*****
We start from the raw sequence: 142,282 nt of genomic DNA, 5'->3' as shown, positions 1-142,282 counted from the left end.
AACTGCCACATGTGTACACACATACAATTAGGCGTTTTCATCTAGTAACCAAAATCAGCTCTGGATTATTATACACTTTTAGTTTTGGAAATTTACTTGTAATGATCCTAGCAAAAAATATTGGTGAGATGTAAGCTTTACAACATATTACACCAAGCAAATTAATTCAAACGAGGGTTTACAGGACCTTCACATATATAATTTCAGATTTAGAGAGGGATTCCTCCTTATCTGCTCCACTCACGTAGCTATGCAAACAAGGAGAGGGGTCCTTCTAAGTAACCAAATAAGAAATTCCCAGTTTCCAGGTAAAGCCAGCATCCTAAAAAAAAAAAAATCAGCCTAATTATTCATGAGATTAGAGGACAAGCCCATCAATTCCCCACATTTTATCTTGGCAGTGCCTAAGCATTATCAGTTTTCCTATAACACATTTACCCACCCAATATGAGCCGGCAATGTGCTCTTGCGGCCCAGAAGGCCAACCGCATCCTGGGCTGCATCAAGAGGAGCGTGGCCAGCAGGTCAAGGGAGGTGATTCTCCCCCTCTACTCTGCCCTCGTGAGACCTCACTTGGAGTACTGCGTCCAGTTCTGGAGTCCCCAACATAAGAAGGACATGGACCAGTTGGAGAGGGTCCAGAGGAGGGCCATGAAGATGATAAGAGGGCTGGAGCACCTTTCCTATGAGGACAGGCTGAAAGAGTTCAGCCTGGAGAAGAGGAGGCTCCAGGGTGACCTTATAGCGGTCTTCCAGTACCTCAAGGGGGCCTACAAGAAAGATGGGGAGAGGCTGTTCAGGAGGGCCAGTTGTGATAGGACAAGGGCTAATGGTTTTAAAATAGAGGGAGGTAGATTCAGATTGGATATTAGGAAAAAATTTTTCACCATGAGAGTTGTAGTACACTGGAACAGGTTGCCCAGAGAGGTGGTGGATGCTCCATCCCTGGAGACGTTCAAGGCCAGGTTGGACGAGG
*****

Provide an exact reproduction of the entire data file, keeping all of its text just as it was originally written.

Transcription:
We start from the raw sequence: 142,282 nt of genomic DNA, 5'->3' as shown, positions 1-142,282 counted from the left end.
AACTGCCACATGTGTACACACATACAATTAGGCGTTTTCATCTAGTAACCAAAATCAGCTCTGGATTATTATACACTTTTAGTTTTGGAAATTTACTTGTAATGATCCTAGCAAAAAATATTGGTGAGATGTAAGCTTTACAACATATTACACCAAGCAAATTAATTCAAACGAGGGTTTACAGGACCTTCACATATATAATTTCAGATTTAGAGAGGGATTCCTCCTTATCTGCTCCACTCACGTAGCTATGCAAACAAGGAGAGGGGTCCTTCTAAGTAACCAAATAAGAAATTCCCAGTTTCCAGGTAAAGCCAGCATCCTAAAAAAAAAAAAATCAGCCTAATTATTCATGAGATTAGAGGACAAGCCCATCAATTCCCCACATTTTATCTTGGCAGTGCCTAAGCATTATCAGTTTTCCTATAACACATTTACCCACCCAATATGAGCCGGCAATGTGCTCTTGCGGCCCAGAAGGCCAACCGCATCCTGGGCTGCATCAAGAGGAGCGTGGCCAGCAGGTCAAGGGAGGTGATTCTCCCCCTCTACTCTGCCCTCGTGAGACCTCACTTGGAGTACTGCGTCCAGTTCTGGAGTCCCCAACATAAGAAGGACATGGACCAGTTGGAGAGGGTCCAGAGGAGGGCCATGAAGATGATAAGAGGGCTGGAGCACCTTTCCTATGAGGACAGGCTGAAAGAGTTCAGCCTGGAGAAGAGGAGGCTCCAGGGTGACCTTATAGCGGTCTTCCAGTACCTCAAGGGGGCCTACAAGAAAGATGGGGAGAGGCTGTTCAGGAGGGCCAGTTGTGATAGGACAAGGGCTAATGGTTTTAAAATAGAGGGAGGTAGATTCAGATTGGATATTAGGAAAAAATTTTTCACCATGAGAGTTGTAGTACACTGGAACAGGTTGCCCAGAGAGGTGGTGGATGCTCCATCCCTGGAGACGTTCAAGGCCAGGTTGGACGAGG